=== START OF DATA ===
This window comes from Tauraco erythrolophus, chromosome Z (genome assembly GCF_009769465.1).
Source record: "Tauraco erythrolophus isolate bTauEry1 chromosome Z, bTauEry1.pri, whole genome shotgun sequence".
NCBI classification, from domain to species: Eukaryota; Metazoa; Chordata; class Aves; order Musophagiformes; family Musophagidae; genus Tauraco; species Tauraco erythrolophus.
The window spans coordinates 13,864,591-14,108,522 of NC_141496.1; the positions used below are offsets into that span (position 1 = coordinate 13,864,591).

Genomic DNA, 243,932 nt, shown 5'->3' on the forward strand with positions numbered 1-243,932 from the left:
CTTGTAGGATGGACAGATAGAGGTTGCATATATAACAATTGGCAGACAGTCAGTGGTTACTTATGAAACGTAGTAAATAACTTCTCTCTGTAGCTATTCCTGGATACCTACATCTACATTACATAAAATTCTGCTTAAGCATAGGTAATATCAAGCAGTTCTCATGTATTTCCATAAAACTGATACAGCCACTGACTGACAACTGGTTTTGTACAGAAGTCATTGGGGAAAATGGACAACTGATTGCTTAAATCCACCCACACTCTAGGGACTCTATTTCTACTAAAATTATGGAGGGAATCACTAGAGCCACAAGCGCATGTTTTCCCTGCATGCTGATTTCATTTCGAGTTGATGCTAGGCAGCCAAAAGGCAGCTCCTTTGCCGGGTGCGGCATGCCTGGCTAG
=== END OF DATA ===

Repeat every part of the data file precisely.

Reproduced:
This window comes from Tauraco erythrolophus, chromosome Z (genome assembly GCF_009769465.1).
Source record: "Tauraco erythrolophus isolate bTauEry1 chromosome Z, bTauEry1.pri, whole genome shotgun sequence".
NCBI classification, from domain to species: Eukaryota; Metazoa; Chordata; class Aves; order Musophagiformes; family Musophagidae; genus Tauraco; species Tauraco erythrolophus.
The window spans coordinates 13,864,591-14,108,522 of NC_141496.1; the positions used below are offsets into that span (position 1 = coordinate 13,864,591).

Genomic DNA, 243,932 nt, shown 5'->3' on the forward strand with positions numbered 1-243,932 from the left:
CTTGTAGGATGGACAGATAGAGGTTGCATATATAACAATTGGCAGACAGTCAGTGGTTACTTATGAAACGTAGTAAATAACTTCTCTCTGTAGCTATTCCTGGATACCTACATCTACATTACATAAAATTCTGCTTAAGCATAGGTAATATCAAGCAGTTCTCATGTATTTCCATAAAACTGATACAGCCACTGACTGACAACTGGTTTTGTACAGAAGTCATTGGGGAAAATGGACAACTGATTGCTTAAATCCACCCACACTCTAGGGACTCTATTTCTACTAAAATTATGGAGGGAATCACTAGAGCCACAAGCGCATGTTTTCCCTGCATGCTGATTTCATTTCGAGTTGATGCTAGGCAGCCAAAAGGCAGCTCCTTTGCCGGGTGCGGCATGCCTGGCTAG